Manufacturers now say the government’s Big Four development agenda will remain a pipe dream if a number of roadblocks standing on its way are not properly addressed.
The Kenya Association of Manufacturers (KAM) said their contribution to the national economy might fail to reach 15 per cent as envisioned since key factors of production are yet to be addressed.
“There is need to reduce the cost of power to USD 0.09/kwh, in line with this year’s budget where all taxes and levies on power bills for manufacturers will be removed. Restructure the time of use for the 50 per cent cut in tariff at night to incorporate more industries, especially small and medium enterprises,” KAM told Smart Company.
Manufacturers said more needs to be done on development and maintenance of roads especially within industrial zones to facilitate faster movement of goods.
They also faulted preference for imported goods among local consumers.
“Preference of imported products has eroded local manufacturers market share. The ‘Buy Kenya Build Kenya strategy’ remains a pipe dream since operational guidelines requiring government ministries, departments and agencies to dedicate 40 per cent of their allocations for local purchases is yet to be effected,” they said.
The Institute of Quantity Surveyors (IQSK) of Kenya Chairman Peter Kariuki said increase in fuel prices would hurt the Big Four development agenda as the costs of doing business are bound to go up.
Mr Kariuki said project costs will have to be reviewed upwards with studies undertaken on site to help financiers and project owners re-plan on how best to carry on with the projects.
“Starting at the quarry where diesel-operated stone cutters are to transport trucks as well as at the construction site where petrol-driven machines abound from rollers, pulleys, vibrators, hydraulic drills, concrete mixers, water pumps, tippers and trucks, businesses will be hard hit,” he said.
The IQSK chairman said the rise in fuel prices will deal a severe blow to the government-fronted affordable housing plan as all costs incurred by developers as well as material manufacturers will be passed on to the final buyers of the housing units.
“The disposable income for low income Kenyans has been hard hit. We have increased electricity costs for them, matatu transporters have hiked fares and food prices are also exorbitant. This means the planned government housing units will be bought by the rich,” he said.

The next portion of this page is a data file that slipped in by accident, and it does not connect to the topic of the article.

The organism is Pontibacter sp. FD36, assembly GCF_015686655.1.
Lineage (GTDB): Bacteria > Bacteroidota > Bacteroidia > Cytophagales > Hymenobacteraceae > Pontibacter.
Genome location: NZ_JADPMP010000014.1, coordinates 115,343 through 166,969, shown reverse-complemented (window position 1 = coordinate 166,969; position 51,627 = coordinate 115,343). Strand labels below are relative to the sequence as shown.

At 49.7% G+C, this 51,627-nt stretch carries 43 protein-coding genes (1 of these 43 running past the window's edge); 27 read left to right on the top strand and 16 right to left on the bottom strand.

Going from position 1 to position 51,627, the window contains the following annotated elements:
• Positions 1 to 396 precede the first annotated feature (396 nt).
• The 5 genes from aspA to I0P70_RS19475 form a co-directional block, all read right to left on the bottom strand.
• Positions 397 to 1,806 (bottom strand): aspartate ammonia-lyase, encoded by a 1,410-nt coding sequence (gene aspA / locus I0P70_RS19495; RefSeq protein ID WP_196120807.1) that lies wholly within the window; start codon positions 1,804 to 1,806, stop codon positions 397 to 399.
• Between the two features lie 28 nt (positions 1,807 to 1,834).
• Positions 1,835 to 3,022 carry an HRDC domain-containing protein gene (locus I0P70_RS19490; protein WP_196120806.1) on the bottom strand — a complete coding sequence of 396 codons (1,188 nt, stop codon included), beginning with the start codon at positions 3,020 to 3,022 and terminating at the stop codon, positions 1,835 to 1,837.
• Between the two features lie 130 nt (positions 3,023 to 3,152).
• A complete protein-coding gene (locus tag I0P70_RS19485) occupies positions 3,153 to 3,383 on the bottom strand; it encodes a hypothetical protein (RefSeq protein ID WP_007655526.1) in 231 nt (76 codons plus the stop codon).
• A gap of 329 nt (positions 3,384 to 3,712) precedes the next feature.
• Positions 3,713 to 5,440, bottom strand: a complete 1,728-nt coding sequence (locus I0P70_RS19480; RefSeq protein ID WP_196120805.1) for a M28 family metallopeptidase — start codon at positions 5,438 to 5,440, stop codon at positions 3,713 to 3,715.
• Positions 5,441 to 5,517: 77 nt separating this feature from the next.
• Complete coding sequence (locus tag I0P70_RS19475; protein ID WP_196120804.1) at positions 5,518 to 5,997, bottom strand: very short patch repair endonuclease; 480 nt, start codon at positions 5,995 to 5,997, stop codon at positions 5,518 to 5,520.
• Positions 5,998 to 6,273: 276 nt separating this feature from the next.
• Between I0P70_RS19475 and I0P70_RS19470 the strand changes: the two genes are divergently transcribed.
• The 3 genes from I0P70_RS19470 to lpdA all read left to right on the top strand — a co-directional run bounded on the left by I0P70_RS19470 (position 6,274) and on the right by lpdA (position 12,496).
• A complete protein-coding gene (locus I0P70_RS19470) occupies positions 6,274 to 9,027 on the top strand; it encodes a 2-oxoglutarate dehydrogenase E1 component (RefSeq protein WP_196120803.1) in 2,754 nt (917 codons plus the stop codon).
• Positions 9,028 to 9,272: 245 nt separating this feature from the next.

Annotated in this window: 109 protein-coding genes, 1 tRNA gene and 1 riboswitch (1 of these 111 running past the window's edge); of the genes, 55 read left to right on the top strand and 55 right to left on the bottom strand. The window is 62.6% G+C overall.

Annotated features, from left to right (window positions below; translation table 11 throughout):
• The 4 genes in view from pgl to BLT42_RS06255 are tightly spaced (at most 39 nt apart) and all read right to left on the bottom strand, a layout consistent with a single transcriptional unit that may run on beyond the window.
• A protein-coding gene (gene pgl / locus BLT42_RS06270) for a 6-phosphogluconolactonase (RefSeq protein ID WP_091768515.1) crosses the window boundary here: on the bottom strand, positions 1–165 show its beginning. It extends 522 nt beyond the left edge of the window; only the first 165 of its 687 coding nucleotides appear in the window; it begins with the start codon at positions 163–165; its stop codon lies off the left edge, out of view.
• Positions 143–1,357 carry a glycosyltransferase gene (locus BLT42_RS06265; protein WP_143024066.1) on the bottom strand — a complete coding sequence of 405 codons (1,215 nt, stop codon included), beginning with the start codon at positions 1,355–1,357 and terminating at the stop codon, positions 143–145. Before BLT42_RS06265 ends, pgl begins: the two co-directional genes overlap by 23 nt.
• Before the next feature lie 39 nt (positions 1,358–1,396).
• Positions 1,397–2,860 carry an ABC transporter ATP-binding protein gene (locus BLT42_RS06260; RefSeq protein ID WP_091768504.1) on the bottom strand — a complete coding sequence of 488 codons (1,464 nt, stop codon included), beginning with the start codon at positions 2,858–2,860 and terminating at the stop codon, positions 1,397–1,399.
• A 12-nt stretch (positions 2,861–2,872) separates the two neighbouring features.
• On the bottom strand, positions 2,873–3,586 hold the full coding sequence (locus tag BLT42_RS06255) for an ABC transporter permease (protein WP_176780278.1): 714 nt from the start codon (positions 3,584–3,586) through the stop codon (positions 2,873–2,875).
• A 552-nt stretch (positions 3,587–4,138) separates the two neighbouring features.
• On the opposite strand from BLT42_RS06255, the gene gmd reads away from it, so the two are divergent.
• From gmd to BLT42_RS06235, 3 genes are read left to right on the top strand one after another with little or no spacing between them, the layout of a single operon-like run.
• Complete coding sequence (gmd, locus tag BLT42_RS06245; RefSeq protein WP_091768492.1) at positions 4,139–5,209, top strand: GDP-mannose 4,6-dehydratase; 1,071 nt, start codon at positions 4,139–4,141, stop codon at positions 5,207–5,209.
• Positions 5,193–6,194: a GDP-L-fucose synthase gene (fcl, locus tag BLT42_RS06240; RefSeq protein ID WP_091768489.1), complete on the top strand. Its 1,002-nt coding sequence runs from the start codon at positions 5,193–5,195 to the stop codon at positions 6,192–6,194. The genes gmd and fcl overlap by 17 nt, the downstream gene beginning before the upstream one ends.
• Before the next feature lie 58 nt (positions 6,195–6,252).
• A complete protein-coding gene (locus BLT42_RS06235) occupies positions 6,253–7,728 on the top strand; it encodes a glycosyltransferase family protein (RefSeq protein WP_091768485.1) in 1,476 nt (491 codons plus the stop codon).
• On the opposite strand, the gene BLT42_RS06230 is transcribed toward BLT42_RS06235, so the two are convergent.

Kibo Africa Chief Executive Huib van de Grijspaarde added that Kenya must redefine its import on fully built products to favour local assembly plants and enhance the government’s 40 per cent reservation rule for government tenders saying it could directly impact the manufacturing pillar.
“In our market segment (motorcycles), there are more imported brands sold locally than the ones we and other assemblers produce. We understand the terrain better and have redesigned our products to suit Kenya and the only way to help us reduce prices is for the national and county governments to reserve higher allocations for purchase of local motorcycles. Higher volumes means lower prices,” he said.
Establishing factories, Mr van de Grijspaarde added, will boost technical skills transfer giving Kenya an edge in aftersales management of equipment.
KAM said there is an “urgent” need to finalise the preference and reservation regulations under Public Procurement and Asset Disposal Act 2015, which will make it mandatory for all government entities to adhere to the ‘Buy Kenya Build Kenya’ rule.
In the Big Four, housing, healthcare, food and manufacturing have been earmarked for facilitation to promote enhancement of services and delivery of goods at much lower costs. The government is the largest buyer of goods and services that are largely sourced from foreign markets adversely affecting cash flow for local firms.
KAM lamented that this denied Kenyan companies an opportunity to also grow their expertise and monetary muscle to enable them bid for big-ticket jobs.
The industries are also calling for a revision on the 1.5 per cent Railway Development Levy (RDL) and 2 per cent Import Declaration Fees (IDF), downwards saying this increased the cost of production that was later passed on to consumers.
“A Waiver of the two on imported raw materials and intermediate inputs will increase competitiveness of Kenyan-made products locally as well as across Africa,” they said.
Companies are also calling for closer harmonisation of East African standards to facilitate free flow of goods and services saying Kenyan goods and service companies were still finding it impossible to access some markets.
“Some partner states refer to their standards thus locking out local manufacturers who in turn have to either find other export markets or go through the rigorous and costly process to access those markets,” it said.
Inclusion of manufacturing as a top priority investment area in the Big 4 was hailed as a major score for manufacturers who now enjoyed closer consultations with state agencies tasked with improving the business environment.
KAM also commended the ongoing fight on counterfeits and substandard goods imports saying it had helped stem illicit trade that had eaten up to 40 per cent of their market share.
Manufacturers also hailed then governments move to ratify the All-Africa Trade Treaty saying it gave them a wider market to sell their wares.
“The development of the National Export Development and Promotion Strategy will make Kenyan products more competitive on a global platform leading to higher productions, hence factory expansions and more jobs for Kenyans,” it said.
KAM urged for faster implementation of the export strategy saying it will play a critical role in driving the growth of our economy.
The Big 4 agenda, remains largely known to the government circles with private sector professionals seeking in vain to be included in its implementation.